These impressive modern facilities guarantee that we are excel in our unique dual purpose of providing the highest standard of music education deserved by our students, as well as meeting our role as a concert and performance venue for the people of Birmingham; taking our place in the vibrant cultural landscape of the UK’s second city.

Ian Porthouse

Director of Brass Band Studies & Cornet Tutor

Ian Porthouse was born in Cumbria in 1967 into a family of musicians: his father was a cornetist and mother a pianist/singer.

At the age of five he began to take an interest in his dad's trumpet and joined Flimby Saxhorn Silver Band on 3rd Cornet where his father was principal cornet; within five years he would take over the end chair himself.

Also around this time Ian became a founder member of the Cumbria Youth Brass Band under Richard Evans, who was to have a big impact on his career.

At the age of 16, Ian became the leader of the National Youth Brass Band of Great Britain and led the band for three years in total.

Richard Evans invited Ian to join the Leyland Vehicles Band in 1984 and within six months he was the new principal cornet at the age of 17.

In 1987 he went on to play with Desford Colliery Band under James Watson; the band became National Champions three years in succession.

In 1992, Ian was appointed Principal Cornet with the Black Dyke Mills Band, a position held by only five people in the previous 40 years, leading them to victory at the National Championships in the Royal Albert Hall in 1994.

During this time he played in such illustrious venues as the Carnegie Hall in New York and featured as a soloist with Phillip Smith, Principal Trumpet with the New York Philharmonic Orchestra.

In January 1995, Ian joined the Tredegar Town Band as Principal Cornet and resident conductor. He also conducted the Tredegar Youth Band and took them from National youth section to National 3rd section in two years.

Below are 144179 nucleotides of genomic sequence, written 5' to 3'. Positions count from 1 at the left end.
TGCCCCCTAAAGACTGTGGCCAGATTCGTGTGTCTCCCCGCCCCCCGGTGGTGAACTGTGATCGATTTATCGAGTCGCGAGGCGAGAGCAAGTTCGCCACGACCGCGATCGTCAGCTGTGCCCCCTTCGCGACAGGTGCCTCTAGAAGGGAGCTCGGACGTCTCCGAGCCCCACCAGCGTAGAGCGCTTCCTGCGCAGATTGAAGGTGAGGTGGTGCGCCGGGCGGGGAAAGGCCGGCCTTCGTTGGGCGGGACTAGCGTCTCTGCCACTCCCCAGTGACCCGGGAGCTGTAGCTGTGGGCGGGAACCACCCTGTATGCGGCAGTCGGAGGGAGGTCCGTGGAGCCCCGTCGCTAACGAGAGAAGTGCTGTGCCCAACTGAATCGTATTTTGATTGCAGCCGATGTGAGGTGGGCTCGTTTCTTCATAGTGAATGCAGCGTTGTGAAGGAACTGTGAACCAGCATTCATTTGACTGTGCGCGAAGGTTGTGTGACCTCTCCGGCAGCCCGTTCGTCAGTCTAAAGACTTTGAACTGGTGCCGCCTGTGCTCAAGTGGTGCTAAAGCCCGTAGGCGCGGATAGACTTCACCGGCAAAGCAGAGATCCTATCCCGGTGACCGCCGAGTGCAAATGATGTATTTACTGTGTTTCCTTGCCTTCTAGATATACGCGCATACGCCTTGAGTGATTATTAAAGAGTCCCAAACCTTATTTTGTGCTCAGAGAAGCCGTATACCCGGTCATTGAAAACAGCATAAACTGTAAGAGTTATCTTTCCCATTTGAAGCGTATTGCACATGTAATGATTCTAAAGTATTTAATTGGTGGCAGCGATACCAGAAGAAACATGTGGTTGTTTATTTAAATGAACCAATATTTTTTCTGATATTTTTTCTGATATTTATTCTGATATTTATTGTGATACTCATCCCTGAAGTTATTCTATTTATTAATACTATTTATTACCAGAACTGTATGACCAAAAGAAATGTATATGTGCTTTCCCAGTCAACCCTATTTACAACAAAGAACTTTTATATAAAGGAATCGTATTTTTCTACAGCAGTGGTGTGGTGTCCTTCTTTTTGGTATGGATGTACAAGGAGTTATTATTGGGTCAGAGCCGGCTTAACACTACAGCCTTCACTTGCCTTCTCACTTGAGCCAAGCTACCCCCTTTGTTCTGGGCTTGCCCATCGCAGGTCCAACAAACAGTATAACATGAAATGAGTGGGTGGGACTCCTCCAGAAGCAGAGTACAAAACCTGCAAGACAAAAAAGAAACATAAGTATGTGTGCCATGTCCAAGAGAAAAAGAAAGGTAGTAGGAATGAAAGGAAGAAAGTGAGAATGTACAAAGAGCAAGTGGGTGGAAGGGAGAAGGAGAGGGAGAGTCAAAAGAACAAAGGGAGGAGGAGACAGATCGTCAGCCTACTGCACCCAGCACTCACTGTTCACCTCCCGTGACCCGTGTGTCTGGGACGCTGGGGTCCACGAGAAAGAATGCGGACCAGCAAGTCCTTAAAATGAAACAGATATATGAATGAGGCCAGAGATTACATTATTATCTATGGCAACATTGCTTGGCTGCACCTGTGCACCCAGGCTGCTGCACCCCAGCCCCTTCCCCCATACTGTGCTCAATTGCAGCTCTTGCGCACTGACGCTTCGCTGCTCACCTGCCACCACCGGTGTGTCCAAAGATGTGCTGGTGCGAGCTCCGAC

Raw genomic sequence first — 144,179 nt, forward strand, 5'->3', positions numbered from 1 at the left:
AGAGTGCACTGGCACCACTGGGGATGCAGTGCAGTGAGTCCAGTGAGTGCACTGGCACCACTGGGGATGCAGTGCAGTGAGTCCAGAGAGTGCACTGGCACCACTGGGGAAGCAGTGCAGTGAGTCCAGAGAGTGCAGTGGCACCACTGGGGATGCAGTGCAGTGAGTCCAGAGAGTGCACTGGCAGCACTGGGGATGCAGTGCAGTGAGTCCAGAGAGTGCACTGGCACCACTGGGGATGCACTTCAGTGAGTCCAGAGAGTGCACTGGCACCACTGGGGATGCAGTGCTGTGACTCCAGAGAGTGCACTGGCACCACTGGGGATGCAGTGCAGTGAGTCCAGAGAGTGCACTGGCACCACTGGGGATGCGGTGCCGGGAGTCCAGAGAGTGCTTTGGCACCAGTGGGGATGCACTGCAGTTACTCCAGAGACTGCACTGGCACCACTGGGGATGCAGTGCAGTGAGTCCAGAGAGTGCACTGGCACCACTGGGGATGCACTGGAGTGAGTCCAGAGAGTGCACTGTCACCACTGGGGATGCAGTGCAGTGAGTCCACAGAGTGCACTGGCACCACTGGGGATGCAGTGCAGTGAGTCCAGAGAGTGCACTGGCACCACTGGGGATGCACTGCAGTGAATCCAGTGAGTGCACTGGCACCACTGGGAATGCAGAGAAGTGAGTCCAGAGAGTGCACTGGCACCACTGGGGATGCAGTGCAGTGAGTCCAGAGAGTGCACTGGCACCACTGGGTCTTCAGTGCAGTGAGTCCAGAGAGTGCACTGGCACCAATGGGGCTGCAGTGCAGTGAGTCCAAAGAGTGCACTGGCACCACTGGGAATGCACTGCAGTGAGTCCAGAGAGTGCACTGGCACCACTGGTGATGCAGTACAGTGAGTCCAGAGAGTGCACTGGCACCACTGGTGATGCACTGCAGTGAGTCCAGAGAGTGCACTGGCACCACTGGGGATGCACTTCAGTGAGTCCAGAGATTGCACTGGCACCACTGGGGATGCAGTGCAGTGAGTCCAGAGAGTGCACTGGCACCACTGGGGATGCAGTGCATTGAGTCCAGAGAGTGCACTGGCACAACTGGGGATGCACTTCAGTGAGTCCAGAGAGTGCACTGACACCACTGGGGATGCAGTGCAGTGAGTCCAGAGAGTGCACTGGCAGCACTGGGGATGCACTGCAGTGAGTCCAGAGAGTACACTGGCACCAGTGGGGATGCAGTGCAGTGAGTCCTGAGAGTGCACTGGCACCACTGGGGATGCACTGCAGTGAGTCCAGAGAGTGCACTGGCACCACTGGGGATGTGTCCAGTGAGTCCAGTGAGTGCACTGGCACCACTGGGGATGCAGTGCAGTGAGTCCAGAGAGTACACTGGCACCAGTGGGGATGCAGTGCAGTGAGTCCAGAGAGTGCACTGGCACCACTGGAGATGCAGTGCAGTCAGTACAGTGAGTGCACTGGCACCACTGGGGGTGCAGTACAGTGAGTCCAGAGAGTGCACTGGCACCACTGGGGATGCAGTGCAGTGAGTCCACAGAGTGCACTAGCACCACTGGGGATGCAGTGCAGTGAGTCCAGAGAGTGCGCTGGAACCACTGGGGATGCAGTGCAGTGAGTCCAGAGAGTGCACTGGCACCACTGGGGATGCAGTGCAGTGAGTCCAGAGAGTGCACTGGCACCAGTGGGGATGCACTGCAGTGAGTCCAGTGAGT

1997 saw Ian accept an invitation to become Principal Cornet with the Yorkshire Building Society Brass Band under Musical Director David King. In that year, the band retained its European Champions title and became British Open Champion for the first time in its history, with Ian gaining the award for most outstanding soloist.

In 1999 Ian became musical director of Pennine Brass, taking them from the 2nd Section to the Championship Section in two years, including consecutive appearances at the National Brass Band Championships in 2000 and 2001, and numerous other contest victories, including the French Open title in 2001.

Ian gained another two National Championship wins with the Williams Fairey Band in 2002 and 2003 under Alan Withington.

Ian took up the baton with Tredegar Town Band in 2008 and has led the band to the National Finals every year since. Ian is also the only conductor ever to lead a band to victory at the Grand Shield and British Open in the same year with Tredegar’s memorable double in 2010.

Ian is currently Director of Brass Band Studies at the Birmingham Conservatoire and is in high demand as a professional conductor, tutor and adjudicator.

For more information on how to apply please visit our course page 

Luan Shaw

Associate Professor; Director of Postgraduate Studies

Luan is Director of Postgraduate Studies and Head of Pedagogy at Royal Birmingham Conservatoire where she has taught since 2011. She is a Senior Fellow of the Higher Education Academy, and was made an Honorary Member of RBC in 2001. She is passionate about helping students to build their portfolio careers and having recently completed research in this area via the MEd in Academic Practice at Birmingham City University, her doctoral research also focuses on facilitating the transition from student to professional through instrumental teacher education in conservatoires. 

An alumna of RBC, Luan became a member of the European Union Youth Orchestra and recipient of the Worshipful Company of Musicians Silver Medal soon after graduating in 1994. She freelanced with the CBSO and other UK orchestras for over 20 years and played principal clarinet for numerous Longborough Festival Opera productions including Wagner’s Ring Cycle. As a chamber musician, Luan has performed throughout the UK, on BBC Radio and at the Banff International Festival, and her research on Members’ Roles in Wind Quintets was published shortly after completing an MA in 'Psychology for Musicians' at the University of Sheffield.